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A Canadian proposal for a new softwood lumber agreement with the U.S. was rejected last week by U.S. negotiators and blasted by lawmakers who charge the export tax approach laid out in the proposal is inconsistent with a key objective laid out by President Obama and Canadian Prime Minister Justin Trudeau.


Highlights from this week's issue.

Fri, 12:36 PM

“It is now evident to Canada that the EU is incapable of reaching an agreement even with a country as nice and as patient as Canada.”

Fri, 11:22 AM

Wallonia's government rejects EU attempts to assuage its concerns, says it will negotiate directly with Canada.

Fri, 8:21 AM

“Facing significant challenges and disruptions from digital technologies and in navigating the post-recessionary financial landscape.”

Fri, 7:56 AM

“We're not trying to jump from criticism of trade deals into new bilateral trade deals.”

Thu, 4:47 PM

The European Council's inability thus far to approve the Comprehensive Economic and Trade Agreement between the EU and Canada is expected to prevent the European Commission from tabling a proposal on data flows in the Trade in Services Agreement by the November round, according to informed sources.

With less than a month to go before lawmakers return to Capitol Hill for a lame-duck session that could involve a vote on the Trans-Pacific Partnership, members of the services industry are waiting for the Obama administration to present them with an enforceable solution to address a ban on data localization for the financial services sector in TPP countries that are not part of the Trade in Services Agreement.

A diverse cross-section of think tanks has analyzed the potential trade policies of the two presidential candidates, and in recent reports and blogs offered detailed assessments -- and some skepticism -- about where the next administration is likely to go on trade matters.

The tenth U.S.-India Trade Policy Forum concluded on Oct. 20 without a major breakthrough, leaving some parts of the U.S. industry asking yet again for commercial bilateral dialogues between the two countries to produce more tangible outcomes.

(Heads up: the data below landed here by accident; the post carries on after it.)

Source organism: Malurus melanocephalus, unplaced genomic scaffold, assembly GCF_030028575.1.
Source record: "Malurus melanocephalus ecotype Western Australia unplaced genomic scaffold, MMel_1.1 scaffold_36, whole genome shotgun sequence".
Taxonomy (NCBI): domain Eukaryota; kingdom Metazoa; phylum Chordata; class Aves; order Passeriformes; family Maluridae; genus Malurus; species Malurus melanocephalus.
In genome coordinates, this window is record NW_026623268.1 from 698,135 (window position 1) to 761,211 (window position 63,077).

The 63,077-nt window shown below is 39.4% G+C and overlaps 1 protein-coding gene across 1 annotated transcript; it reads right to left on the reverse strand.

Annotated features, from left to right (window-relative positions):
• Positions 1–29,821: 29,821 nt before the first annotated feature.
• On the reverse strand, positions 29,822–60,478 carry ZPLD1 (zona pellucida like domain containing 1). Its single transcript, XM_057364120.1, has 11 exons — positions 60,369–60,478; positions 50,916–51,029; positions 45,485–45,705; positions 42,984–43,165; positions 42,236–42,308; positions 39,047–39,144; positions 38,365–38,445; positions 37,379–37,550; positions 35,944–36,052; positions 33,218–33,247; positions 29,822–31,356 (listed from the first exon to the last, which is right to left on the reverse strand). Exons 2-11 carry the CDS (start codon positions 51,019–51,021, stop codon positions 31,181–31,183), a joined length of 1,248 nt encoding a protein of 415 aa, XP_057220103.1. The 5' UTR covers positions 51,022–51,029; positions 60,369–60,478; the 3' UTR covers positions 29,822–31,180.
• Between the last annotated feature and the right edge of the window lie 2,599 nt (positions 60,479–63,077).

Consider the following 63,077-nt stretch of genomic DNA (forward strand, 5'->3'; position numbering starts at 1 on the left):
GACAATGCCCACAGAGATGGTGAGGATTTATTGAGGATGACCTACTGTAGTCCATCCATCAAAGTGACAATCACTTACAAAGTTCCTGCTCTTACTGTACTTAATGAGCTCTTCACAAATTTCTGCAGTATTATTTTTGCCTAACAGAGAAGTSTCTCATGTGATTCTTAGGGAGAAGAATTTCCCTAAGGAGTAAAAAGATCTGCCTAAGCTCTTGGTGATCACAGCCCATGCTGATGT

The Asia-Pacific Economic Cooperation forum's roadmap -- focused on eliminating all restrictions on trade in services by 2025 -- is meeting resistance from some APEC countries, according to Deputy Assistant U.S. Trade Representative for APEC Affairs Ken Schagrin.

The U.S. insurance industry is calling for the Trade in Services Agreement to eliminate barriers to cross-border reinsurance, protect data flows and eliminate equity caps, according to a list of priorities developed by two insurance trade associations.

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FTA Central
  • A member of President Obama's Council of Economic Advisers on Tuesday reiterated the administration's stance that the Trans-Pacific Partnership has a chance in a lame-duck session and downplayed comments by Republican congressional leaders who say the deal will not come up for a vote this year -- noting that they are “fundamentally in favor” of the agreement and getting it passed.

  • A bipartisan group of 14 senators, including eight from the Finance Committee, has fired a fresh salvo of criticism at U.S. Trade Representative Michael Froman for the Obama administration's decision to extend Generalized System of Preference benefits for travel goods only to least-developed member countries and participants in the African Growth and Opportunity Act.